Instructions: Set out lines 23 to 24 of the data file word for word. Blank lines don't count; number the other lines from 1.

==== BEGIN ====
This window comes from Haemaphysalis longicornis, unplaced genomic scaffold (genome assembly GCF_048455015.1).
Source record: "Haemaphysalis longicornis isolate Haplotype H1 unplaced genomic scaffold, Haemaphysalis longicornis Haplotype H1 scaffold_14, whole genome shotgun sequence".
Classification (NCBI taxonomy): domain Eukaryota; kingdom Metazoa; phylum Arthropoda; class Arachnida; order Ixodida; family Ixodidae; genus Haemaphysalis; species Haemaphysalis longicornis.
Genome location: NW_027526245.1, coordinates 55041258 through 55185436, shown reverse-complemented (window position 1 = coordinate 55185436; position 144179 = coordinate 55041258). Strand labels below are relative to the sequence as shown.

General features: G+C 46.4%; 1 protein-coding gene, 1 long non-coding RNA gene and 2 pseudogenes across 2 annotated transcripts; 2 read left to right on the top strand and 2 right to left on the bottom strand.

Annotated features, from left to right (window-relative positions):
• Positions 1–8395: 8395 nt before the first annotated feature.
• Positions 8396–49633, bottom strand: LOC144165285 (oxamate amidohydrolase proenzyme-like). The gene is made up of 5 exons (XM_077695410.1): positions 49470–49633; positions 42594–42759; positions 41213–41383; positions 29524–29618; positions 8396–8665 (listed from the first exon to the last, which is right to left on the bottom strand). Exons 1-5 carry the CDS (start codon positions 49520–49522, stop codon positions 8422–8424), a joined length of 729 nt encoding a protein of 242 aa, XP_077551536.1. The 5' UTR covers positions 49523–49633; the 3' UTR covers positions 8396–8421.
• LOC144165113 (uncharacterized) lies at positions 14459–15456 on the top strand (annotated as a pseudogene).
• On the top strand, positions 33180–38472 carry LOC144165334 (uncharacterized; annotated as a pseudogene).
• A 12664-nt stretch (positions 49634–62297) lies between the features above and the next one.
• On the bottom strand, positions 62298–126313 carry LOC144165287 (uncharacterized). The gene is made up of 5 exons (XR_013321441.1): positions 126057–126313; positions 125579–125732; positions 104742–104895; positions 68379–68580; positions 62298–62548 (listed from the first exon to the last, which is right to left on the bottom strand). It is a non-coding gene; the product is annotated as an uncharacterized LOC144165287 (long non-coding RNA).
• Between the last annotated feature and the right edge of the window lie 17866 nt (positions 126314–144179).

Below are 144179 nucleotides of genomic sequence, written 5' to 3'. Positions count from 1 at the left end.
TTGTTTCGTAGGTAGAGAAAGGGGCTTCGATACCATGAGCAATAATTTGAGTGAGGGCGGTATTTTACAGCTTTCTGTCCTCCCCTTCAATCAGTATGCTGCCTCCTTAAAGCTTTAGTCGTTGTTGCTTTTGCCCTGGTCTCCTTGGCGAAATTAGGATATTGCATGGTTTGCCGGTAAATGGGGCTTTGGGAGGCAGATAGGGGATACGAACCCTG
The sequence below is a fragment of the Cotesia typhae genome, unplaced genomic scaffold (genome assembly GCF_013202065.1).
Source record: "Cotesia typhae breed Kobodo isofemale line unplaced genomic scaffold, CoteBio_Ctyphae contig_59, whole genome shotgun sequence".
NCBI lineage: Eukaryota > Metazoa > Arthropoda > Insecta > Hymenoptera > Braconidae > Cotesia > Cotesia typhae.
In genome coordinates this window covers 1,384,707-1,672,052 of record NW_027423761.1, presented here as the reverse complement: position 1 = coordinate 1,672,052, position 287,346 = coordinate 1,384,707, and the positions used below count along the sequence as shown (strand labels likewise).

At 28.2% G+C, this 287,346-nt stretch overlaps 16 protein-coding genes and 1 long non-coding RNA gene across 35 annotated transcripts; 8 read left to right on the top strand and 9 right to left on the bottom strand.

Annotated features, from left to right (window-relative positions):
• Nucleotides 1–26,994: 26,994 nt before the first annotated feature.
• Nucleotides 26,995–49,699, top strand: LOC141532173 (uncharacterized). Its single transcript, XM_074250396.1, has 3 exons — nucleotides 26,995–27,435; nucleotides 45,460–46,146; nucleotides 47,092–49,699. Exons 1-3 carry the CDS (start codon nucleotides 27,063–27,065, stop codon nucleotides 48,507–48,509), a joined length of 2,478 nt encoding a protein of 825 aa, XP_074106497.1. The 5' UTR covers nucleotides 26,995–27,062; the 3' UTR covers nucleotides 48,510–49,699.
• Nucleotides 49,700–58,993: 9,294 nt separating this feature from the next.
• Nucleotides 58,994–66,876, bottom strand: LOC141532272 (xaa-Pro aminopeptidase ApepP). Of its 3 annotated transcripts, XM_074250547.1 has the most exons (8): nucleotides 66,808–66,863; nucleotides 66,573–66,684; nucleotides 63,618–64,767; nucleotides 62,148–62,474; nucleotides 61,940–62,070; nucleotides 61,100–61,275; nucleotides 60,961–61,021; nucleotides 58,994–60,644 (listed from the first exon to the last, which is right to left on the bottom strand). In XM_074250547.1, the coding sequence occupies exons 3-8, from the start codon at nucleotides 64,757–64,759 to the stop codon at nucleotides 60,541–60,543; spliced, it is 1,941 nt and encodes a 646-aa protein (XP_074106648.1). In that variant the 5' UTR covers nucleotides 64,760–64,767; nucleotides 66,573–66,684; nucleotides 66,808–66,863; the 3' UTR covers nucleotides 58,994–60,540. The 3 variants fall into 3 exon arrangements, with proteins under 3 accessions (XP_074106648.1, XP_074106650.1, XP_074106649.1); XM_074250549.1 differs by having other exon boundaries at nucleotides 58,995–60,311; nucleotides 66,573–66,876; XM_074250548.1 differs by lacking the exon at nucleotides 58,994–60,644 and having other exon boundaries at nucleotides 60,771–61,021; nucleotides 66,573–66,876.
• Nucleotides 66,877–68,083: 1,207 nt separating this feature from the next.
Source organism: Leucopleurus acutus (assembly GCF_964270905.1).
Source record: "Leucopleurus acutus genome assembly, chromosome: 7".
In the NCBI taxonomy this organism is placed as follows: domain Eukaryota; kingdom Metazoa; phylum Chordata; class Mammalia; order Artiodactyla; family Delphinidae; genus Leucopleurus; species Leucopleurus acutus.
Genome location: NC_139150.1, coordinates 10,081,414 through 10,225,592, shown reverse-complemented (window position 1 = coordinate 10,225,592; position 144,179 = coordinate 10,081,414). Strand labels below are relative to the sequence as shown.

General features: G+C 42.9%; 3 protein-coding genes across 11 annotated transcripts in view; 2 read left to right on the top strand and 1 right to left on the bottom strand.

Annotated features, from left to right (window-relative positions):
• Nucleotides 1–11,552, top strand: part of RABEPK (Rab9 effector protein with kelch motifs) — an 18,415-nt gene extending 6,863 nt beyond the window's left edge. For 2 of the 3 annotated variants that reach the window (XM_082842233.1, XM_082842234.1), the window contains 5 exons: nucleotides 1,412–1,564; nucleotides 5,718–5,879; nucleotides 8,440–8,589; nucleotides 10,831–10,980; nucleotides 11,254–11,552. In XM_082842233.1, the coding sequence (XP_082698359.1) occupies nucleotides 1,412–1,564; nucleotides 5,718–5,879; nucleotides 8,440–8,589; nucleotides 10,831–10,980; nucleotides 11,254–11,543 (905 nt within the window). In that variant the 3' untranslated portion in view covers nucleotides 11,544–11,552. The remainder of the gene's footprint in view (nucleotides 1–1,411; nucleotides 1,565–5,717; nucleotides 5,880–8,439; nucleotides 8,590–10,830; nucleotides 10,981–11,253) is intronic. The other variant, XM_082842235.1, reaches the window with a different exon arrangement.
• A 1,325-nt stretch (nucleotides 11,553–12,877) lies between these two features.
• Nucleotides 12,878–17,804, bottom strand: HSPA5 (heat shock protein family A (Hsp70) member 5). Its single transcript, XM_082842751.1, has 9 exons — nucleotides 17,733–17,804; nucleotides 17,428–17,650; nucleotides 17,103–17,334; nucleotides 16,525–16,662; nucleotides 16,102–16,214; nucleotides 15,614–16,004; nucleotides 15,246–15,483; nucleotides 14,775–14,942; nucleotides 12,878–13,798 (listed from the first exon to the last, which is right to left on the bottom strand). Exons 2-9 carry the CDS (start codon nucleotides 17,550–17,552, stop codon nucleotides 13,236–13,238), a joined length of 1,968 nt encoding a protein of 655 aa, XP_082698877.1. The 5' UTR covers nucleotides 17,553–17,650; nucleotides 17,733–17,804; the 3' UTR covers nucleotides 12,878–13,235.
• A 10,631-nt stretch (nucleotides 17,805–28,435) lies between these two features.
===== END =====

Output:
• Nucleotides 26,995–49,699, top strand: LOC141532173 (uncharacterized). Its single transcript, XM_074250396.1, has 3 exons — nucleotides 26,995–27,435; nucleotides 45,460–46,146; nucleotides 47,092–49,699. Exons 1-3 carry the CDS (start codon nucleotides 27,063–27,065, stop codon nucleotides 48,507–48,509), a joined length of 2,478 nt encoding a protein of 825 aa, XP_074106497.1. The 5' UTR covers nucleotides 26,995–27,062; the 3' UTR covers nucleotides 48,510–49,699.
• Nucleotides 49,700–58,993: 9,294 nt separating this feature from the next.